Creating a VM Template in Proxmox to use with Terraform


At some point I want to blow away my old Proxmox cluster and rebuild it— maybe as Proxmox with Ceph? Maybe Harvester? Who knows. For now, I’m using a basic 4 node Proxmox cluster(without ceph) that I already have running configured with a couple NFS shares.

Create an Ubuntu VM Template

Open up the CLI for your Proxmox host and pull down the latest Ubuntu LTS cloud image. You can use the GUI and go to the “shell” under the host or you can use putty to ssh to it. I prefer putty because it doesn’t constantly close and reopen my session the second I click away, but the GUI is much more convenient.


As of this writing, the latest LTS is Focal Fossa(20.04) and will be EoS in April 2025. You can find the latest releases here.


Next we’ll want to inject the qemu-guest-agent into the image. This lets us get info like the IP address of the guest NIC right from the Proxmox GUI. To begin, we need to update APT and then install libguestfs.

apt update -y
apt install libguestfs-tools -y

Then inject the guest agent into the image we just downloaded

virt-customize -a focal-server-cloudimg-amd64.img --install qemu-guest-agent

For the next several steps we’ll use QM to build a VM and convert it into a template. Lets start with creating a new VM with an ID of 9000 as I’m not using anything in that range. I’m going to call it “ubuntu-micro” and give it really low specs. Even if I need something bigger, it wont matter since I can just give it more resources with Terraform at the time of cloning. I’m using the default vmbr0 bridge that exists when you set up Proxmox.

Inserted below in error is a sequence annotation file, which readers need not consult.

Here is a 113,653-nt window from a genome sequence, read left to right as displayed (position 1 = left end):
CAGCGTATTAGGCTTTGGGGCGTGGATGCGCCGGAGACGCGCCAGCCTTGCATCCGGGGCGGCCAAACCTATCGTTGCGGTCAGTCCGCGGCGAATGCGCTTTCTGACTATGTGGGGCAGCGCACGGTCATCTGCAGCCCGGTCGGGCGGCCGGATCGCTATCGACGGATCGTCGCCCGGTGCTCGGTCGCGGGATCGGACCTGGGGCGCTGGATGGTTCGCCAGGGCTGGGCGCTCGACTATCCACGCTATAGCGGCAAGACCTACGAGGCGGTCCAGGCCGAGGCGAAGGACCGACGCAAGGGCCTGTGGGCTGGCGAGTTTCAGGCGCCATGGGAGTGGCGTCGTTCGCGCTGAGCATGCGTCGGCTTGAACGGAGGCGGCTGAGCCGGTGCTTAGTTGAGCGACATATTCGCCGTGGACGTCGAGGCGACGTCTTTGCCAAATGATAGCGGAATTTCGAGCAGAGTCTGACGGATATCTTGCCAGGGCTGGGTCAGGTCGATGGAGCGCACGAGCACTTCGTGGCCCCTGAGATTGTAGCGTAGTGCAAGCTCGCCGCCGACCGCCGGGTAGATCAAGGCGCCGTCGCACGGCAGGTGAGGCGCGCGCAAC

qm create 9000 --name "ubuntu-micro" --memory 1024 --cores 1 --net0 virtio,bridge=vmbr0

I have an NFS share on my Proxmox cluster called VirtualMachines. If all you have is “local-lvm”, go ahead and take a look at these instructions. This NFS share is a large share, but it’s spinning rust so I use it to store things that aren’t accessed frequently. For this guide I’m going to use the NFS share for the template as we can just copy it to the local NVME later when we use Terraform. By default “qm importdisk” will create a RAW format for the disk and I don’t prefer that so instead lets create a qcow2 disk for our template by specifying it:

qm importdisk 9000 focal-server-cloudimg-amd64.img VirtualMachines --format qcow2

And now we’ll attach that disk to the VM

qm set 9000 --scsihw virtio-scsi-pci --scsi0 VirtualMachines:9000/vm-9000-disk-0.qcow2

We’ll set some more settings like what the VM should boot to, directing the console to the serial socket, enabling the guest agent, and adding the cloud-init image. This is an IDE cdrom drive and a special image so we didn’t need to create it above.

qm set 9000 --boot c --bootdisk scsi0
qm set 9000 --ide2 VirtualMachines:cloudinit
qm set 9000 --serial0 socket --vga serial0
qm set 9000 --agent enabled=1

Finally, lets convert the vm to a template

qm template 9000

To try it out, we’ll clone the template and then delete it later

qm clone 9000 990 --name test-clone-cloud-init

Now check the GUI to see if that was a success


Next we’ll use cloud-init to assign user/pass(optional), SSH keys and an IP address. If you want a second NIC, add another line using ipconfig1 and so on. If you have specific keys you want to use, specify them here. I had to upload the keys using SCP to the Proxmox host in order to use them. I assigned an IP address, default gateway, specified DNS info(optional), and started the vm!

qm set 990 --ciuser randy
qm set 990 --cipassword change-me
qm set 990 --sshkey ~/.ssh/
qm set 990 --ipconfig0 ip=,gw=
qm set 990 --nameserver
qm set 990 --searchdomain mylab.home
qm start 990

If everything was successful you can now SSH into the VM with putty configured with your ssh key. If you didn’t specify a username above, the default will be “ubuntu”.



Cloud Init Support -

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